Zion, in your article you are criticizing non-black Lehigh students for stereotyping black students. You write that a “majority of black students on campus” experience some type of racism coming from non-black students. You define this type of racism thru anecdotal evidence such as a student crossing the street intimating that she felt threatened by the mere presence of black students or non-black students asking black students if they play a sport. Could this possibly be a bit melodramatic, so many people (including myself as a white male) ignore perceived slights daily without making a big deal over them or reading too deeply into them.

    Additionally, while you are critiquing the act of stereotyping, aren’t you, in fact, stereotyping the non-black Lehigh student body as generally racist or raised poorly? (“For some people, it might be natural to react that way because of how they were raised or what environment they grew up in.” )

    I look forward to your response

    M. Gallagher

    • M. Gallagher, Zion never said people are poorly raised. He emphasizes the fact that the context of one’s upbringing can shape one’s perceptions and reactions towards people who are different from themselves. He also clearly says, “Just to be clear, I’m not pitting blacks against whites on campus or saying everyone has the same mindset of that girl who crossed the street. I’m merely sharing insight of my experience.”

      This article might help you better understand and process why, even as a white male, you feel the need to defend and minimize, instead of listen and engage with these perspectives( bullet-points 1&2, especially): http://www.huffingtonpost.com/good-men-project/why-its-so-hard-to-talk-to-white-people-about-racism_b_7183710.html

      • M. Gallagher on

        Andrea, I find the method you are using to attempt to criticize my comment (which was intended to start a dialogue with the author) a bit funny and wholly ironic. Your grievance with me is, evidently, that I am unable to rationally discuss the topic of race because i am a white male. Wow. That is not only stereotyping me based on my gender and race, but using my unchangeable qualities to discriminate against and belittle my opinion. I encourage you to think thru the consequences of your words and really apply the same standards which you apply to others (in a very harsh manner) to yourself.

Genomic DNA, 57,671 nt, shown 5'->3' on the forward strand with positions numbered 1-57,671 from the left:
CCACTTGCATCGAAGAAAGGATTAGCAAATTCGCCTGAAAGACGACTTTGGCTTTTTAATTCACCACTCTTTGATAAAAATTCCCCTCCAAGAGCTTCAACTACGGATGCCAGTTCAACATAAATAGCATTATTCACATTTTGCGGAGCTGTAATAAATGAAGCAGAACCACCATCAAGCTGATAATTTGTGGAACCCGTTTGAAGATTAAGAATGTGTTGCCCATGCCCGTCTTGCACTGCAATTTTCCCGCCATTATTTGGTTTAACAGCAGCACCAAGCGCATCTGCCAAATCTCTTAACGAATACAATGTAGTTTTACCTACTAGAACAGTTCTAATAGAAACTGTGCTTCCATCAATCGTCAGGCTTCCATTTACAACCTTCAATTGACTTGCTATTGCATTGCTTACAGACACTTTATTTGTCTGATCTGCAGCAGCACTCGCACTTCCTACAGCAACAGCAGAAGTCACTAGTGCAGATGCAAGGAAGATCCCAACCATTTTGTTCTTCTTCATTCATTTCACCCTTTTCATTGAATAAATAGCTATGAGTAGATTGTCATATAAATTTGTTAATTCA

• M. Gallagher, your responses are out of context. Zion said multiple times this is just to put yourself in his shoes. And he does make it very clear he’s not trying to start arguments. I think we can all try better to empathize, which means giving someone the benefit of the doubt before casting your own judgement on what they’re trying to say. As a white person, I’m making that attempt to rationalize racism and these micro-aggressions everyday. It’s about examining yourself even if you don’t think you’ll find anything.

  2. Thank you, Zion, for speaking out on this important topic and sharing your perspectives. I can only hope more of this community can learn to listen and engage.

    • Alexandra Madison on

      After reading the above comments I would like to first say, as a white student here sometimes I live in fear that I will be perceived as being racist because I am white, when in reality I’m not personally racist. Does that make sense?
      Anyway I’ve never written a response before, but I typed up my initial reaction as soon as I read the article.. so Zion this is what I have to say to you!

      Hi Zion! I don’t know if you remember me or not, but I am like 96% sure we were in the same orientation group freshman year! I am also good friends with Becca Willkin and I’m pretty sure you’re friends through the B&W?

      Anyway, I just read your article and I really really felt you had some great points! I apologize on the behalf of some white people? (Idk how to word this) For ever judging you on the basis of race.

      I really related to what you said when you constantly feel that you have to prove to people that you are smart and that you deserve to be here. Literally one of my first days of being here at Lehigh I was sitting with some people at convocation. I didn’t know these girls very well, but I sat with them anyway. A legacy led the line with some flag and the girls around me found out she was a legacy. They began making comments along the lines of, “she only got to carry the flag because she’s a legacy” “she only got into Lehigh because her mom went here”- little did they know I am sitting there listening and I myself am a legacy. That made me question my own worth and my own abilities. I asked myself… did I only get into Lehigh because my grandfather, father, two uncles, and an aunt went here? And then I realized, no. I’ve worked so hard to be a good student and to be where I am today.